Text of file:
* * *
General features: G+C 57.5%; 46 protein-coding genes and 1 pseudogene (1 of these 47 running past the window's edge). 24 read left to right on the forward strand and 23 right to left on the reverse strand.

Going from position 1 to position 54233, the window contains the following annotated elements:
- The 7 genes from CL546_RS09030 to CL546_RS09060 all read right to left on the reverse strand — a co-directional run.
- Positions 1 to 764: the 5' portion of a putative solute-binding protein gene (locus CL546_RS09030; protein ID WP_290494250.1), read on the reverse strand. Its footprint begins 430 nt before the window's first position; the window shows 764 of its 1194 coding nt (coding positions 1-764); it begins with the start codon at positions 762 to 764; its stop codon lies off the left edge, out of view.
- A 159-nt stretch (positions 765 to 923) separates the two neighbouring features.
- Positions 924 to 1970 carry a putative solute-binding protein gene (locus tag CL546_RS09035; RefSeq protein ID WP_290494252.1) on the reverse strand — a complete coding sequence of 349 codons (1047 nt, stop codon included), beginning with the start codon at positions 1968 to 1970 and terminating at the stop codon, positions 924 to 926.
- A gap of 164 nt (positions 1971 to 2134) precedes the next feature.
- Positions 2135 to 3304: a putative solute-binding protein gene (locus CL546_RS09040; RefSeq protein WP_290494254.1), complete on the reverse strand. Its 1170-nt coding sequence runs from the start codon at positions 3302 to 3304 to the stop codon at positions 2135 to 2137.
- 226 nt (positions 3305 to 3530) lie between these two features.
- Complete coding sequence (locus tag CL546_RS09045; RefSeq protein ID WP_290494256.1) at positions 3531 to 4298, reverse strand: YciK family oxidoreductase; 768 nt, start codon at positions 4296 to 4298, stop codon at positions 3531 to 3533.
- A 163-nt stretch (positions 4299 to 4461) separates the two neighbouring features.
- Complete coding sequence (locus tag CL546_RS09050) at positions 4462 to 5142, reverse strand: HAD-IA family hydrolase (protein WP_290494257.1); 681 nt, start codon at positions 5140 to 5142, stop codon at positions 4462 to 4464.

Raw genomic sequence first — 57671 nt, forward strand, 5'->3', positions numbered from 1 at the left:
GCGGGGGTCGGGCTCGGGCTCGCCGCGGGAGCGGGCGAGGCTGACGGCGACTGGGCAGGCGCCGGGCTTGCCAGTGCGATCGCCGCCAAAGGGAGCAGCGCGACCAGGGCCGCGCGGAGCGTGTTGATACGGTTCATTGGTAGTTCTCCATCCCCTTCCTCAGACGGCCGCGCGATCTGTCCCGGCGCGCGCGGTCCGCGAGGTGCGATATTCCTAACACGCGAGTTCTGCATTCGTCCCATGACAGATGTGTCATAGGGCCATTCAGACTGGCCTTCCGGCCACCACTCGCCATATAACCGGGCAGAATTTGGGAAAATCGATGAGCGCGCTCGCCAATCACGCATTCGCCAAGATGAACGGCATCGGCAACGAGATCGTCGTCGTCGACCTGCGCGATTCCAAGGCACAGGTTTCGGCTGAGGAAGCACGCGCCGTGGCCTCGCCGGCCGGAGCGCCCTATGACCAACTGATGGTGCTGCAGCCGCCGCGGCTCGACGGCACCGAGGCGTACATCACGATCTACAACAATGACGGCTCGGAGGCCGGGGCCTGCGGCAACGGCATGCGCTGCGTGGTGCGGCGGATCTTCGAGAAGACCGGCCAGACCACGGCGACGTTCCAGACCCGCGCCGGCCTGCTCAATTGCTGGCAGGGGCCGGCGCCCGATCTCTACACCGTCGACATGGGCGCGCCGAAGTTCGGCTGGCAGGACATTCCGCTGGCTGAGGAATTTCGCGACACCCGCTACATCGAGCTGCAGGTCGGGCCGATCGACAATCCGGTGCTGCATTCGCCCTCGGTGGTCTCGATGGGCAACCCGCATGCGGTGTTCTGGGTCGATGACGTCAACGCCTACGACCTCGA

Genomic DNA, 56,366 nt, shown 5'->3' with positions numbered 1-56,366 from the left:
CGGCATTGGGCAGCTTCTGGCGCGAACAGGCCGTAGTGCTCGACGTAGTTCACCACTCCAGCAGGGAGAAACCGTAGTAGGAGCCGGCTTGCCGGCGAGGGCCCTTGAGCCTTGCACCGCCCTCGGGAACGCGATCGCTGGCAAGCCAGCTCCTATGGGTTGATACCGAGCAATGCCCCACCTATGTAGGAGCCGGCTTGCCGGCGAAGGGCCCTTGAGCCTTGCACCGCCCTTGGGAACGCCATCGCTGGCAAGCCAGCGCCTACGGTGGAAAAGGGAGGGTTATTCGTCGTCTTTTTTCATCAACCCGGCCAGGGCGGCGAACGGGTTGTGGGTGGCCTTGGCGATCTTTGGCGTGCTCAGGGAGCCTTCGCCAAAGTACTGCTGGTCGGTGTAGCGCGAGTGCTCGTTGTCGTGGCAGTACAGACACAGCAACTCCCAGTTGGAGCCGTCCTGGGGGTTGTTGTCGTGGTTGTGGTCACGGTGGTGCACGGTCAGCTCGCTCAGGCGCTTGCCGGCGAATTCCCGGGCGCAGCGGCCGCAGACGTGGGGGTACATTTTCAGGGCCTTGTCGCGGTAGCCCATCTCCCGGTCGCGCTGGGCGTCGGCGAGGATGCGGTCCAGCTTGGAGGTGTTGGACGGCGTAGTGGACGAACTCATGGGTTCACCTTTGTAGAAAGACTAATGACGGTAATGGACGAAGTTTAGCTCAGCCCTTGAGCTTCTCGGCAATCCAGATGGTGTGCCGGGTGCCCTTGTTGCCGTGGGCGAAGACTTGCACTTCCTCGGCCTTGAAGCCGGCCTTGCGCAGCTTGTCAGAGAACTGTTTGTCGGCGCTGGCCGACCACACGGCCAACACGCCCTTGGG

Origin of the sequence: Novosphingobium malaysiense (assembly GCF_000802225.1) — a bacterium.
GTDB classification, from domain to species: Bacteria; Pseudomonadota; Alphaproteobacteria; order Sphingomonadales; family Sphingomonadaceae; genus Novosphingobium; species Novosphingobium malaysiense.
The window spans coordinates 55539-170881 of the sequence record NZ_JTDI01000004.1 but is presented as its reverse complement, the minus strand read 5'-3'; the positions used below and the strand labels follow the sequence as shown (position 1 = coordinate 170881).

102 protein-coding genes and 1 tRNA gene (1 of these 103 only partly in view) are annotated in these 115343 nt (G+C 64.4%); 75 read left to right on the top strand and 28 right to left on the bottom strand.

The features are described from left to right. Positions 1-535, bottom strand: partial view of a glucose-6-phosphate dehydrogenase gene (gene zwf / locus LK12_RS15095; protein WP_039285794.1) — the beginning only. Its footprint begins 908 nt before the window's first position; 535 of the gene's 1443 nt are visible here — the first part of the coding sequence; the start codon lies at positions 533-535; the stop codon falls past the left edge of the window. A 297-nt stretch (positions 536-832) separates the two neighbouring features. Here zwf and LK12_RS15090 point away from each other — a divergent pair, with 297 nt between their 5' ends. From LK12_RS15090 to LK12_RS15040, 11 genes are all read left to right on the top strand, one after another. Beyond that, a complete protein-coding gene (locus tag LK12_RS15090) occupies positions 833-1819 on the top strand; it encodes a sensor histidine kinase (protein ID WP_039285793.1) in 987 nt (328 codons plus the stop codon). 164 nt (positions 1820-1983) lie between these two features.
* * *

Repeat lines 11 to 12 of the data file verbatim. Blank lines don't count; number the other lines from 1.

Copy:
- A 163-nt stretch (positions 4299 to 4461) separates the two neighbouring features.
- Complete coding sequence (locus tag CL546_RS09050) at positions 4462 to 5142, reverse strand: HAD-IA family hydrolase (protein WP_290494257.1); 681 nt, start codon at positions 5140 to 5142, stop codon at positions 4462 to 4464.